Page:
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Southport Reporter®

Edition No. 226

Date:- 07 November 2005

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Young Driver & Company Car Driver Campaign launched! No Excuses – Safety First

MERSEYSIDE Road Safety Camera Partnership, which aims to reduce the number of deaths and injuries on our roads’, is launching a campaign to target two of the most vulnerable groups - young drivers and company car drivers / professionals. The hard hitting campaigns will appear on billboards and bus backs throughout Merseyside from 31 October; plus the team will be handing out leaflets, ice scrapers and pens at road shows across Merseyside. A radio campaign aimed at both groups will also be aired from 31 October; these adverts will play on the boy racer attitude of young drivers and target company car drivers who are often competing against the clock.

There were 62 deaths on Merseyside last year and 709 serious casualties; too many people are still being injured and killed on our roads. Everybody has a responsibility to drive safely and within the speed limit!

David Foulkes, Project Manager for the Partnership states:- “Through these images we are encouraging people to think about their driving habits. Speeding is a criminal offence; there are no excuses for speeding; the consequences can be horrific. The message is don’t just slow down for the safety cameras’.

Road safety cameras are a proven method for reducing casualties. A comprehensive evaluation report was published in June 2004. This independent report evaluated the first three years of the Safety Camera Scheme and covered the longest running 24 partnerships. It showed:

Effect on casualties at camera sites, beyond the long-term downward trend:-

There was a 40% reduction in the number of people killed or seriously injured (KSI)

There were 870 fewer KSIs per year, including over 100 fewer deaths

There was a 33% fall in injury accident – 4,030 fewer per year

There was a 35% reduction in pedestrian KSIs

Effect on speed

Average speeds at fixed sites fell by around 7% or 2.4mph

Average speed at urban sites fell by around 15%

The number of vehicles speeding at new camera sites dropped by 71%

Other findings

79% of people asked; support the use of cameras to reduce casualties

The benefit to society through casualties saved was about £221 million per year.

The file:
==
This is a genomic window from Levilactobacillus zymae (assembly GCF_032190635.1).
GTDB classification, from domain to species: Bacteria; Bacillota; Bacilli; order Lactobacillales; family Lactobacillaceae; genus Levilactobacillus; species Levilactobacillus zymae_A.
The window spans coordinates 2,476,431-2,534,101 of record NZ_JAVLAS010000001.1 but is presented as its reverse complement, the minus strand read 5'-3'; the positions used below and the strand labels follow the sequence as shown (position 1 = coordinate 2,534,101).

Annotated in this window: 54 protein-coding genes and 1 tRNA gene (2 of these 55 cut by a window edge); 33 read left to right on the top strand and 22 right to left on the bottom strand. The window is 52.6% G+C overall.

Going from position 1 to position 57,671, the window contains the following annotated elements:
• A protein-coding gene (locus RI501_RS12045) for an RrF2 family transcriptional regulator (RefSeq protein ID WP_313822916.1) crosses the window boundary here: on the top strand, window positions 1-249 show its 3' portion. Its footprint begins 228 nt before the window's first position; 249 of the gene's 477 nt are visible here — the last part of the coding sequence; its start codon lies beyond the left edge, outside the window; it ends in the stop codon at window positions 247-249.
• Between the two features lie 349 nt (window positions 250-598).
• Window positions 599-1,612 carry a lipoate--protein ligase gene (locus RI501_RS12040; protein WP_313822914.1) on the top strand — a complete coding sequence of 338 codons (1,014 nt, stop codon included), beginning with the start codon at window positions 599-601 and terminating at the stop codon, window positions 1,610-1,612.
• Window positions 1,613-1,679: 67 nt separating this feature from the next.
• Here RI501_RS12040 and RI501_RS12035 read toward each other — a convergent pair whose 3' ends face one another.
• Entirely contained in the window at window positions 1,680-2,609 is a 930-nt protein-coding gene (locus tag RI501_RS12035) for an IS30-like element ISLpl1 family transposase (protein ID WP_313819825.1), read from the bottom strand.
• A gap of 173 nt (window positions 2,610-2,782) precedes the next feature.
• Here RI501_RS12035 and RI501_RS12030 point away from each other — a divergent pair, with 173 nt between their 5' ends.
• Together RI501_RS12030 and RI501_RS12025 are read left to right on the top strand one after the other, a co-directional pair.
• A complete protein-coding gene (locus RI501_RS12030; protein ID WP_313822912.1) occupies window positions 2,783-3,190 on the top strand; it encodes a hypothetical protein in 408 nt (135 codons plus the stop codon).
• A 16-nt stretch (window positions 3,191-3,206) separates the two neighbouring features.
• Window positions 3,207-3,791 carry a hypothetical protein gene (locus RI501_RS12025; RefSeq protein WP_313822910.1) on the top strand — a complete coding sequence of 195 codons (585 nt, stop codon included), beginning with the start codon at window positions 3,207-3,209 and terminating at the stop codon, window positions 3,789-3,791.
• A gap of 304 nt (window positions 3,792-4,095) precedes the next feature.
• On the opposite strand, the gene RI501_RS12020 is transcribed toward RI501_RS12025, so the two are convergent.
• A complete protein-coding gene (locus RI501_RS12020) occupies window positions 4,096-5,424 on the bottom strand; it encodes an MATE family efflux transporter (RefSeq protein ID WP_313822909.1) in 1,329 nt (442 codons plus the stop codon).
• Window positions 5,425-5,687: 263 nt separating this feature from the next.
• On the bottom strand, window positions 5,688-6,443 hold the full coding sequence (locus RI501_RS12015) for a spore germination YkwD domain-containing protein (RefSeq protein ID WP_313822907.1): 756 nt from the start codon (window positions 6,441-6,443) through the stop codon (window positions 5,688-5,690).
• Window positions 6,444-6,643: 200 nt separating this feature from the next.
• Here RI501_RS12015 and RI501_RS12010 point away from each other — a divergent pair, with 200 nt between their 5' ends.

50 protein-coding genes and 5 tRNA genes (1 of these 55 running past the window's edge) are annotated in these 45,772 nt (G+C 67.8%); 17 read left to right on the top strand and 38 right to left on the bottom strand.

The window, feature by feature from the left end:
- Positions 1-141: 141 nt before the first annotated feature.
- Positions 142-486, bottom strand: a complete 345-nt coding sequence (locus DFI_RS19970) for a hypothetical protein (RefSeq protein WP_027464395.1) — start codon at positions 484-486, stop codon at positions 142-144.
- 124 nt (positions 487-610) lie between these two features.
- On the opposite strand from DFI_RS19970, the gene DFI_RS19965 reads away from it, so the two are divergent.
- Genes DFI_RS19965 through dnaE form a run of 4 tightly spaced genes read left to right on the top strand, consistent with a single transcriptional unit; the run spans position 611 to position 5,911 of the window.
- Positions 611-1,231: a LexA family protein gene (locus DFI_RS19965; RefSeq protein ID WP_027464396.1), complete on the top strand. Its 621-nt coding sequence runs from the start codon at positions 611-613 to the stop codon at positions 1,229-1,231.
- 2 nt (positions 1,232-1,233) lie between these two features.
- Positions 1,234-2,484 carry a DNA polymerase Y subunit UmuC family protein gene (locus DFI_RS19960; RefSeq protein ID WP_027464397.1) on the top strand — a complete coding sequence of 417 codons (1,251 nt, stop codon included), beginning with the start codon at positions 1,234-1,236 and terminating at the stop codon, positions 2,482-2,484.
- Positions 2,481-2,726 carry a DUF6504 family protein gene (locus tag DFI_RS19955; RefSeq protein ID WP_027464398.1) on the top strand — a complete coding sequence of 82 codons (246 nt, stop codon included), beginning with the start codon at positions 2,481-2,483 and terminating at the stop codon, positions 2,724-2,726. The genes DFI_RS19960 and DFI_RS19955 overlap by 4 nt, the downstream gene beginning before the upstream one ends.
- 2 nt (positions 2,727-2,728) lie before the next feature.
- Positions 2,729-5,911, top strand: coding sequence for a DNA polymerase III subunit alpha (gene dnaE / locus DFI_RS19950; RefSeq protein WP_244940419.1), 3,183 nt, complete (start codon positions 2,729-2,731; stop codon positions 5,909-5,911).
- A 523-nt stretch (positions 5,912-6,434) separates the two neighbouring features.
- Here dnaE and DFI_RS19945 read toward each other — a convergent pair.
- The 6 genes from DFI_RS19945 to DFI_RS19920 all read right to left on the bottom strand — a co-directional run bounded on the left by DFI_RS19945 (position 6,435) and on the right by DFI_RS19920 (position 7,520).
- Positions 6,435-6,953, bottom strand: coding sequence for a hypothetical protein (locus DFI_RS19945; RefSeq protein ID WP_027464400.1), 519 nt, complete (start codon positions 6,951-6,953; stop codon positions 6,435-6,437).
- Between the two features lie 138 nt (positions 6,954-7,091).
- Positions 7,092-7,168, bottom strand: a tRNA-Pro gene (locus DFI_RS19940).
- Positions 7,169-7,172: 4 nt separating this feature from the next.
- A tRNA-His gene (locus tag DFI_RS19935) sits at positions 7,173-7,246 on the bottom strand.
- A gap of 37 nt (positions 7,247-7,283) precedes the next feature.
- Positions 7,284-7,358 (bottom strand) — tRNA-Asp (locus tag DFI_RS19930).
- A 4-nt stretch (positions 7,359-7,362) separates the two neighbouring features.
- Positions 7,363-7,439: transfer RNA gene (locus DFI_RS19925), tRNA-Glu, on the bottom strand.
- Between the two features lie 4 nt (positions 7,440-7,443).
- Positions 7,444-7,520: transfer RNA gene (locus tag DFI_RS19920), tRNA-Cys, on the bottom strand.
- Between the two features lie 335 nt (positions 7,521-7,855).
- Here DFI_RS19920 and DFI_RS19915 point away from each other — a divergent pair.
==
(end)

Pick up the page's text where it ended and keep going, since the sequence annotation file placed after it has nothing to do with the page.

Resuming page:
'Firework' flares are still a risk

A FRESH appeal is being made to the public not to use emergency flares as substitute fireworks during this year for celebrations. The Royal National Lifeboat Institution and the Maritime and Coastguard Agency say that, despite a decline in the number of false alarms caused by flares last year, too many lives are still put at risk every time lifeboat and helicopter crews are called out, to what they assume to be a genuine cry for help.

While 2004 saw a significant drop in this type of call out, the last five years have seen a total of 180 incidents caused by revellers misusing distress flares to light up the night sky. Last year's celebrations still saw 25 false alarms, although the figure was down from 35 in 2003.

RNLI Staff Officer Operations, Hugh Fogarty, says:- "We're obviously very glad that our message has started to get through, but are still very concerned about this problem. We want to emphasise that when a flare goes up it is universally recognised as a distress signal, so it's no surprise to find concerned members of the public dialling 999 when they see one and they should continue to do so. Our volunteers, along with other search and rescue crews tasked by the Coastguard, are always ready to answer the call, but it is frustrating for them to search through the night because a flare has been fired for the wrong reasons. Not only are they called away from their own family parties on Guy Fawke's Night and other nights like New Years Eve, but they are also risking their lives each time they put to sea, needlessly searching in often very dangerous conditions."

MCA Head of Search and Rescue, Peter Dymond, says:- "Often people are tempted to use up their out of date flares on Bonfire Night, but this causes real problems for the rescue services. We would urge sailors to dispose of flares safely and responsibly by contacting their nearest Coastguard station. Out of date flares should be replaced straight away as they are an essential part of every sailor's kit and are meant to help save lives, not endanger them."

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